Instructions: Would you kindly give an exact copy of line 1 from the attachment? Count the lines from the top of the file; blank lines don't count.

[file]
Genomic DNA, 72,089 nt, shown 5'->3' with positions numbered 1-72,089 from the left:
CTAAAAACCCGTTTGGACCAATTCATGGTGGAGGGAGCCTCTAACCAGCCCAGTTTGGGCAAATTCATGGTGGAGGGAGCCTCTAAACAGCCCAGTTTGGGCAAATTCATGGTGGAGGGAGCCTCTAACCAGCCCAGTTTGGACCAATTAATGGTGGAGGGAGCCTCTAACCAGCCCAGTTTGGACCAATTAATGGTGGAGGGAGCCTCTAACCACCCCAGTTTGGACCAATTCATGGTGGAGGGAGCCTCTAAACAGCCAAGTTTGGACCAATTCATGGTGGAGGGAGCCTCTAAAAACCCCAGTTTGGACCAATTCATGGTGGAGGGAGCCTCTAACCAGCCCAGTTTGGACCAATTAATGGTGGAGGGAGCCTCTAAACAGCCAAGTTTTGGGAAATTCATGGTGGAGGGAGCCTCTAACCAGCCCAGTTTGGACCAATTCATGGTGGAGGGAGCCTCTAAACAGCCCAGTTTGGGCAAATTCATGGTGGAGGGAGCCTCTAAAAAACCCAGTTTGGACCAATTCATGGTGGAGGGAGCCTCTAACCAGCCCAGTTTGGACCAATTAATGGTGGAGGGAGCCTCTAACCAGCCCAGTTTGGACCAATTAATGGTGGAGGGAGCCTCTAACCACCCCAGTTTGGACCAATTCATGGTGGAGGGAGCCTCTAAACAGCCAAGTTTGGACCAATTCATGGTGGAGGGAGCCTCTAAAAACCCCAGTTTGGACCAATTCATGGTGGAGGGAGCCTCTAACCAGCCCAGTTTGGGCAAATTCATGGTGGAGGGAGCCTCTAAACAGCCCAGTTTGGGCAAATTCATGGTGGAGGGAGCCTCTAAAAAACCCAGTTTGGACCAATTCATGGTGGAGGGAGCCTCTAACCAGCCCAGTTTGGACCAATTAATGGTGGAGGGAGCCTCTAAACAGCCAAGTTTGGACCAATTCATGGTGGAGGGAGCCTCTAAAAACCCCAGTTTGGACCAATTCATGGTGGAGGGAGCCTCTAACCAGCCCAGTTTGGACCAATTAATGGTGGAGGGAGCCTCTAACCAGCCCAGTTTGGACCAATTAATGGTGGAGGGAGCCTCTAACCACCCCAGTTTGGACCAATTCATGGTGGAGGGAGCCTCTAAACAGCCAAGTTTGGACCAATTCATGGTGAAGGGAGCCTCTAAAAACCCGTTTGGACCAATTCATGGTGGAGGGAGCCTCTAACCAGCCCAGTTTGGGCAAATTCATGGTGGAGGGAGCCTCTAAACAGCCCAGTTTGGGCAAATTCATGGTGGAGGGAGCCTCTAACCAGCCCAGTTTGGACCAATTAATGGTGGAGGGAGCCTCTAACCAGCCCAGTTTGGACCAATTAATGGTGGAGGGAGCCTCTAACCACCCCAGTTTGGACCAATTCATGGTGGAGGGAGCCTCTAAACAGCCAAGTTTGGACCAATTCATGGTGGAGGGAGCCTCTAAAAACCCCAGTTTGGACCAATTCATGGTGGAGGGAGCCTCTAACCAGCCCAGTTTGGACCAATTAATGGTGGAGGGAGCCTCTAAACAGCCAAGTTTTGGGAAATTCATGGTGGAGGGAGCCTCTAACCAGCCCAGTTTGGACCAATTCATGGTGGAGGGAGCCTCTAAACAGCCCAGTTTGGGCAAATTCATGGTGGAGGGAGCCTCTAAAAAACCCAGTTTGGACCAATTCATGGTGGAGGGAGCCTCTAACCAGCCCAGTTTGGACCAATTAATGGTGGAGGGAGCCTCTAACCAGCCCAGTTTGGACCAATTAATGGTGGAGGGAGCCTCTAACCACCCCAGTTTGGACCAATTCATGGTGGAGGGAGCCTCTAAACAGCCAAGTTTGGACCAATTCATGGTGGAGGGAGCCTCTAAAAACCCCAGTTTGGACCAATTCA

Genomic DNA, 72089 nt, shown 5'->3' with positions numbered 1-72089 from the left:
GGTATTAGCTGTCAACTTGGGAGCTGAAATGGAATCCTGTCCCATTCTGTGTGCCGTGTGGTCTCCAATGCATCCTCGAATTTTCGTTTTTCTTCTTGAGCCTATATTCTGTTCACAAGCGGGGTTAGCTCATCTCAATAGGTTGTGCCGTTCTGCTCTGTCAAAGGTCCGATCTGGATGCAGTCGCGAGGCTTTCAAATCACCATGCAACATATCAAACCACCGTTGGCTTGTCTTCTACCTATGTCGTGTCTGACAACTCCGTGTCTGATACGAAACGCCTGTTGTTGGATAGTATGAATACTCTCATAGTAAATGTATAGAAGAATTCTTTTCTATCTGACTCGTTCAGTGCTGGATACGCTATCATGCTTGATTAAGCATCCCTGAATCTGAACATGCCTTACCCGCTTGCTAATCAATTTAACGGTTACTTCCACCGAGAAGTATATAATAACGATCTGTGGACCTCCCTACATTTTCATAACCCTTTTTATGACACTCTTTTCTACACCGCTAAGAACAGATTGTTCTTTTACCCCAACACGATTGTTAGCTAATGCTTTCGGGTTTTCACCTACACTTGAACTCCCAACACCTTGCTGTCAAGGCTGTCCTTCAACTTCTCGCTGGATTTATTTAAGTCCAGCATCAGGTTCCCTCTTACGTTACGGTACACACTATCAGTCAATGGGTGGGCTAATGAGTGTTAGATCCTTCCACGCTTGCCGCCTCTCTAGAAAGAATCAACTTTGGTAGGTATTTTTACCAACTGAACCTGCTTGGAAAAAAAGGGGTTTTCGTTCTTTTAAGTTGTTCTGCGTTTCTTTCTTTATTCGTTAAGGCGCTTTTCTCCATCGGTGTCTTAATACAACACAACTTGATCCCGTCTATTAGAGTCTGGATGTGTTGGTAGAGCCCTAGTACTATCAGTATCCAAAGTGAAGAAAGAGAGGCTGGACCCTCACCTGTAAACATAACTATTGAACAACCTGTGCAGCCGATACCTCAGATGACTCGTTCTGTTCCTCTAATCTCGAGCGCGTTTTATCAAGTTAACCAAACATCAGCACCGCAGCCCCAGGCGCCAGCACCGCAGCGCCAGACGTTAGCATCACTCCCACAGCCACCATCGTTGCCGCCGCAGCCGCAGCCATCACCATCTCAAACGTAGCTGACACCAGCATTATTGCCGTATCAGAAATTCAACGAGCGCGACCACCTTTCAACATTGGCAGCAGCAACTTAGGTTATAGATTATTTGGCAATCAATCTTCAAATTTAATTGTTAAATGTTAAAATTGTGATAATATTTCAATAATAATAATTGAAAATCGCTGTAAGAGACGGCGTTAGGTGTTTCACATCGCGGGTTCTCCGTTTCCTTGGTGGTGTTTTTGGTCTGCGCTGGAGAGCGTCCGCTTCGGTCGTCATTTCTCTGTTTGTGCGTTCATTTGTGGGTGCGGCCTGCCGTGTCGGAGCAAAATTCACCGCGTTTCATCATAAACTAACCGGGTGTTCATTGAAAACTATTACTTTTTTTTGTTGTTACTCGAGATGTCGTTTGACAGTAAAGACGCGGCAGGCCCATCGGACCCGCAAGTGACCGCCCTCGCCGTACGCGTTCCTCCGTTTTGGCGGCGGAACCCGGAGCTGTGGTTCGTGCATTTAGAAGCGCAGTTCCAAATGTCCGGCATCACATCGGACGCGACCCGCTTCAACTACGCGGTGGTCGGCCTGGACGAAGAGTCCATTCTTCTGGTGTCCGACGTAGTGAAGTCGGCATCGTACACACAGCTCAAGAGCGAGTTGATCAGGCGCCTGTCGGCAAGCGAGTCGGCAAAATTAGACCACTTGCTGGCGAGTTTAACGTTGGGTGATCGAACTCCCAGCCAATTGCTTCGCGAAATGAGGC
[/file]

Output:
Genomic DNA, 72,089 nt, shown 5'->3' with positions numbered 1-72,089 from the left: